may take 2 to 10 minutes. This is the only way the tablets should be taken. Do not swallow or consume food or drink until
the tablet is completely dissolved.
The tablets will not work if you chew or swallow them whole.
Do not inject SUBUTEX, patients have died from injecting SUBUTEX. Additionally, when injecting SUBUTEX and also taking benzodiazepines
(medicines used to treat anxiety or sleeping problems), people were even more likely to die.
How much to take
SUBUTEX is only for adults and children over the age of 16 years. Your doctor will tell you how much SUBUTEX to take and you
should always follow medical advice.
On the first day the recommended starting dose is 4 mg SUBUTEX with an additional 4 mg depending on your needs as determined
by your treating doctor.
For patients who are still using short acting opioids such as heroin, morphine, oxycodone or codeine: when starting treatment
the dose of SUBUTEX should be taken at least 6 hours after your last use of opioids or when the first signs of craving appear.
For patients receiving methadone: before beginning treatment with SUBUTEX, your doctor will probably reduce your dose of methadone
to a maximum of 30 mg/day. The first dose of SUBUTEX should be taken at least 24 hours after your last dose of methadone
or when the first signs of craving appear.
SUBUTEX may cause withdrawal symptoms if taken while still under the influence of another opioid.
During your treatment, your doctor may increase your dose of SUBUTEX to a maximum daily dose of 32mg, depending upon your
response to treatment.
After a period of successful treatment, your doctor may gradually reduce your dose. Depending on your condition, your dose
may continue to be reduced under careful medical supervision, until it is stopped altogether.
Do not suddenly stop taking the tablets, as this may cause withdrawal symptoms.
If you miss a dose of SUBUTEX
If you forget to take a dose of SUBUTEX take it as soon as you remember. If you are unsure consult your doctor.
If you take too much of SUBUTEX (overdose)
Immediately telephone your doctor or Poisons Information Centre (Australia - telephone 13 11 26; New Zealand - telephone 0800
764 766 or 0800 POISON) for advice, or go to Accident and Emergency at your nearest hospital, if you think that you or anyone
else may have taken too much SUBUTEX. Do this even if there are no signs of discomfort or poisoning.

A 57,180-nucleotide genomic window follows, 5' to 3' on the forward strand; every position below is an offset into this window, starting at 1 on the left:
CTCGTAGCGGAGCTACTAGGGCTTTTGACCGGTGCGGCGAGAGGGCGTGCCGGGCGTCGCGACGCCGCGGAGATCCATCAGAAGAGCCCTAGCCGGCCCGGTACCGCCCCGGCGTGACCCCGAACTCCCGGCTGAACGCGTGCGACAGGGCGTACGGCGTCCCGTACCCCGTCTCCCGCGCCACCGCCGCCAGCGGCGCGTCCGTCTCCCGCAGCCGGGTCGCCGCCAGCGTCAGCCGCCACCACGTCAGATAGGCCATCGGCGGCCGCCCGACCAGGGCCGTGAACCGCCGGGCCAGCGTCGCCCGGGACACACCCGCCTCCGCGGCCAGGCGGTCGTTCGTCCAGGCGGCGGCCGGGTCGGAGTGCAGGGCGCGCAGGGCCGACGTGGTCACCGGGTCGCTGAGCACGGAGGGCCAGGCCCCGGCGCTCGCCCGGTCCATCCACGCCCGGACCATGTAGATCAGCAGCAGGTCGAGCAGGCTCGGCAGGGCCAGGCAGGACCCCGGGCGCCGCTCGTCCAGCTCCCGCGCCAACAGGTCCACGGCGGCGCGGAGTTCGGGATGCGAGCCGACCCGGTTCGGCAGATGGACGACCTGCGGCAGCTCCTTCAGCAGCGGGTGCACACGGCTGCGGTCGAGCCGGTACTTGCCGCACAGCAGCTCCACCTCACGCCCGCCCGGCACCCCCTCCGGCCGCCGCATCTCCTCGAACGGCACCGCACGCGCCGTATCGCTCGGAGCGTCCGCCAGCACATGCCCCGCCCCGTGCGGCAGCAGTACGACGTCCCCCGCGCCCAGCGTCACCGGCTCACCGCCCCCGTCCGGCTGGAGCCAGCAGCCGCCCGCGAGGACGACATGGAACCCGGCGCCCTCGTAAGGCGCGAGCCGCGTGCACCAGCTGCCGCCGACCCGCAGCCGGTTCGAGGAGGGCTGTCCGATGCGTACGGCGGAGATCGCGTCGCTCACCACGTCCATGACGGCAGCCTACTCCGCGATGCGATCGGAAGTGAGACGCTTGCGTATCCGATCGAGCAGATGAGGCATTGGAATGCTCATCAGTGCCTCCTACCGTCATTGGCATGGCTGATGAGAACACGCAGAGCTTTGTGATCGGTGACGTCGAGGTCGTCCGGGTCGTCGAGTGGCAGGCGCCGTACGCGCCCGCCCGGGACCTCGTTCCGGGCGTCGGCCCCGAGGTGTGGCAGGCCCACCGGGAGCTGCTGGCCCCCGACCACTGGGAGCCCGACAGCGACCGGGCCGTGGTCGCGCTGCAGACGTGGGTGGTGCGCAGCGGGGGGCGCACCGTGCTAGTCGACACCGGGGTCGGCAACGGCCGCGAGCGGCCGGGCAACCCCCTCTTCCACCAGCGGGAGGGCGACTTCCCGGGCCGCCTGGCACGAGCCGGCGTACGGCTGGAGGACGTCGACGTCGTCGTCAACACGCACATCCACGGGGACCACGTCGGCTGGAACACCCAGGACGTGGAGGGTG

You may need urgent medical attention.
Keep telephone numbers for these places handy.
If you take too much SUBUTEX, some of the symptoms which may or may not occur are listed in the Side effects section of this
Like all medicines, SUBUTEX may have unwanted side effects which may need medical treatment.
Ask your doctor or pharmacist to answer any questions you may have.
Many of the common side effects reported with the use of SUBUTEX were related to opioid withdrawal symptoms, such as difficulty
sleeping, anxiety, nervousness, malaise, fatigue, pain in the abdomen, back, joints and muscles, leg cramps, muscle weakness,
flu-like symptoms such as chills, fever, sore throat, coughing, runny nose, watery eyes and sweating, upset stomach and diarrhoea.
These usually resolve with continued daily use of SUBUTEX.
Other side effects which have occurred are: dry mouth, tooth disorders, headache, migraine, sleepiness, dizziness, fainting,
abnormal vision, depression, abnormal thinking, hostility, agitation, paranoid reactions, chest pain, neck pain, palpitations,
difficulty in breathing, yawning, nausea, vomiting, constipation, flatulence or wind, poor appetite, decreased weight, swelling
of the legs and arms, numbness, tremors, lymph node problems, abnormal liver function, hives, rash and itching, painful periods.
Rarely, the following have occurred: severe difficulty in breathing, hallucinations, coma, convulsions, confusion, asphyxia
(lack of oxygen intake), airway function problems, heart rate and rhythm problems and death.
There have been rare cases of life-threatening severe hypersensitive reactions with symptoms of severe difficulty in breathing,
swelling of the face, lips, mouth or throat.
If you think you are suffering from any of the above side-effects, or any other side effects, you should tell your doctor
Other side effects not listed above may occur in some patients.
Tell your doctor if you notice anything else that is making you feel unwell.
After using SUBUTEX
If you stop taking SUBUTEX and start using opioids again, you are at risk of being more sensitive to opioids, which could
be dangerous. You should talk to your doctor if you start using opioids again.
Presentation and storage
SUBUTEX is packed in child resistant blisters. Below are instructions on how to open these blisters.
Remove just one section from the blister pack, tearing it along the perforated line.
Starting from the edge where the seal is lifted, pull back the foil on the back to remove the tablet.
SUBUTEX contains a narcotic that can be a target for people who abuse prescription medicines or street drugs. Therefore, keep
your tablets in a safe place to protect them from theft. Keep out of reach and sight of children. Never give them to anyone
The tablets should be stored below 30°C in the original package.
As with all medicines, keep out of the reach of children.
Do not use SUBUTEX after the expiry date that is stamped on the pack.
What SUBUTEX looks like
SUBUTEX are white, flat oval shaped tablets. Each tablet has a sword logo on one side, with the 0.4 mg having '04' on the
reverse, the 2 mg having 'B2' on the reverse, and the 8 mg having 'B8' on the reverse.
Each SUBUTEX sublingual tablet contains 0.4 mg, 2 mg or 8 mg buprenorphine (as the hydrochloride) as the active ingredient,
along with the following inactive ingredients:
0.4 mg - AUST R 76661
2 mg - AUST R 76662
8 mg - AUST R 76663
44 Wharf Rd
West Ryde NSW 2114
Date of most recent amendment: June 2014.